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USE OF CORTICOTROPIN AND CORTISONE IN ACUTE HOMOLOGOUS SERUM HEPATITIS

HAROLD RIFKIN, M.D.; LEON J. MARKS, M.D.; DAVID J. HAMMERMAN, M.D.; MORTIMER J. BLUMENTHAL, M.D.; ALTER WEISS, M.D.; BERTHOLD WEINGARTEN, M.D.
AMA Arch Intern Med. 1952;89(1):32-40. doi:10.1001/archinte.1952.00240010042004.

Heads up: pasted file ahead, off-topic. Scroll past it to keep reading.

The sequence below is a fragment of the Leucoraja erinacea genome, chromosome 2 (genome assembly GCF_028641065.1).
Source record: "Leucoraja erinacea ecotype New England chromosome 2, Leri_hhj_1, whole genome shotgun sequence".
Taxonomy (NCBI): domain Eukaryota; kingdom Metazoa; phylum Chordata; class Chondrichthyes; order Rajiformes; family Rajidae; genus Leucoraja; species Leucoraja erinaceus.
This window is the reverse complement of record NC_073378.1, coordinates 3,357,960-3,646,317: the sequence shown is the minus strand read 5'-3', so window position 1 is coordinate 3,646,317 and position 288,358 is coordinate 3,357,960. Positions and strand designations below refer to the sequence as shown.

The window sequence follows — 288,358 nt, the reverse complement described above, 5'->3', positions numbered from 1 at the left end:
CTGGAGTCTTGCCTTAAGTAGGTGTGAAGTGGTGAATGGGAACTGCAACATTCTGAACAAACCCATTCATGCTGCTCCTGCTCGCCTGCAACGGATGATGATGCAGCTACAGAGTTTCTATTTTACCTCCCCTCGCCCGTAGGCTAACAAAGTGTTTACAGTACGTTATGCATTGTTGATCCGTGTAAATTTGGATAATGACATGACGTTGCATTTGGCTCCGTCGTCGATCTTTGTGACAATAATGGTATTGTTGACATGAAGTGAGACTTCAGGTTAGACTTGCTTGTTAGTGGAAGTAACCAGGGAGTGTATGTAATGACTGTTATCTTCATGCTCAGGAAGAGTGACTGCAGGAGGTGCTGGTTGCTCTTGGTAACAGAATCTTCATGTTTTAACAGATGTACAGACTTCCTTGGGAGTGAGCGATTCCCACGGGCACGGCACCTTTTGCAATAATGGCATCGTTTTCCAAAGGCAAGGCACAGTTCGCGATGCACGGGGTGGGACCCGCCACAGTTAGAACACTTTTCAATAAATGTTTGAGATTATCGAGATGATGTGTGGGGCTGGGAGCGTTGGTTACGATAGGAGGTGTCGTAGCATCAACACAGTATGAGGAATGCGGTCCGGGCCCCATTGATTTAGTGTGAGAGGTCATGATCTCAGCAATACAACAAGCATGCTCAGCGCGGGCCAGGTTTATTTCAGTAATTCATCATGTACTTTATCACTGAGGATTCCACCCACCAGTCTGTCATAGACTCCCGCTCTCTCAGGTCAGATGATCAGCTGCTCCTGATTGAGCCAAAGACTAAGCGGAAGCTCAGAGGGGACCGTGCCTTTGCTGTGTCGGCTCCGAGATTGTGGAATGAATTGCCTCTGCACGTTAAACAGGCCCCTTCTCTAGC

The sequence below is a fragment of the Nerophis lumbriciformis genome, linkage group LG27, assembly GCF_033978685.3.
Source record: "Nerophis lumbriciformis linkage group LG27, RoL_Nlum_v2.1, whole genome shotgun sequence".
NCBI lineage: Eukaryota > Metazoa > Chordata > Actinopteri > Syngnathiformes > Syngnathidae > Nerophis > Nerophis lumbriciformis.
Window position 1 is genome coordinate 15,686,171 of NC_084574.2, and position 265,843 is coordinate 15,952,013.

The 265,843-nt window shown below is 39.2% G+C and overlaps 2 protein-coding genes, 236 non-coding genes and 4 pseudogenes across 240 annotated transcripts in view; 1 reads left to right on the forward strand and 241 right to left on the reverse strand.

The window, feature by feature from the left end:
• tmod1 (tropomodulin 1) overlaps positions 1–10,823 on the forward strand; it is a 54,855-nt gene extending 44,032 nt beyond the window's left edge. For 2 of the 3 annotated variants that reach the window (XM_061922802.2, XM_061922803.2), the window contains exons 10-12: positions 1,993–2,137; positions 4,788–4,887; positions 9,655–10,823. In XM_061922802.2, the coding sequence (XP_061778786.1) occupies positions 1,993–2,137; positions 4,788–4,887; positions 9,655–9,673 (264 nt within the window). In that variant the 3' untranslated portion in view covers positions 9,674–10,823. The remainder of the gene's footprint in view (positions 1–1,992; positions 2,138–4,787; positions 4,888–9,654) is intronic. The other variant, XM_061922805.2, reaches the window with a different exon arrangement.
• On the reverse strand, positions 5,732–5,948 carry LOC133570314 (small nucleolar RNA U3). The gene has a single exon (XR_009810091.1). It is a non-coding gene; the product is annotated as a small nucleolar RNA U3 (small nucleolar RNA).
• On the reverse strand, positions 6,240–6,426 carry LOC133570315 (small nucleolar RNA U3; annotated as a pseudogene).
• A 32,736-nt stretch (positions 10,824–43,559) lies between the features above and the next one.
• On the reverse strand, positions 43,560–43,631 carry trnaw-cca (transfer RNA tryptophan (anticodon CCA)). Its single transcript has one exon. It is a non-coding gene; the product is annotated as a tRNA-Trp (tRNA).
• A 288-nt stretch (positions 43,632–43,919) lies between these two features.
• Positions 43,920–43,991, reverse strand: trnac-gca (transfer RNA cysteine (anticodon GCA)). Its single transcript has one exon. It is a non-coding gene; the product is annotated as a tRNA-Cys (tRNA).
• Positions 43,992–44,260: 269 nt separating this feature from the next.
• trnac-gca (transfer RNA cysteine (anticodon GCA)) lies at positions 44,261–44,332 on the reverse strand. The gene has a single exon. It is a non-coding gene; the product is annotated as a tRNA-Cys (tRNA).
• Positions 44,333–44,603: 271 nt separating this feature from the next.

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THE ABILITY of the physician to treat liver disease on any rational basis has probably made little progress in the last century.1 The doctor's resources in the therapy of acute hepatitis include rest in bed, forced high-protein and high-carbohydrate intake, administration of lipotropic agents, liver extract, and multiple vitamins, and parenteral fluid alimentation, including use of salt-poor albumin.2 With early diagnosis and institution of therapy, many patients will recover from the acute stage of the disease. Experience has demonstrated, however, that a number of these patients will die of an acute rapidly progressive hepatitis and cholemia. These patients usually become anorectic, with severe nausea and vomiting. Parenteral alimentation becomes difficult, especially when the patient is confused and disoriented. It is imperative, therefore, to obtain some agent which will provide support until the liver can repair itself. Eppinger in Europe3 and recently Webster4 in this country have utilized adrenal cortex extract

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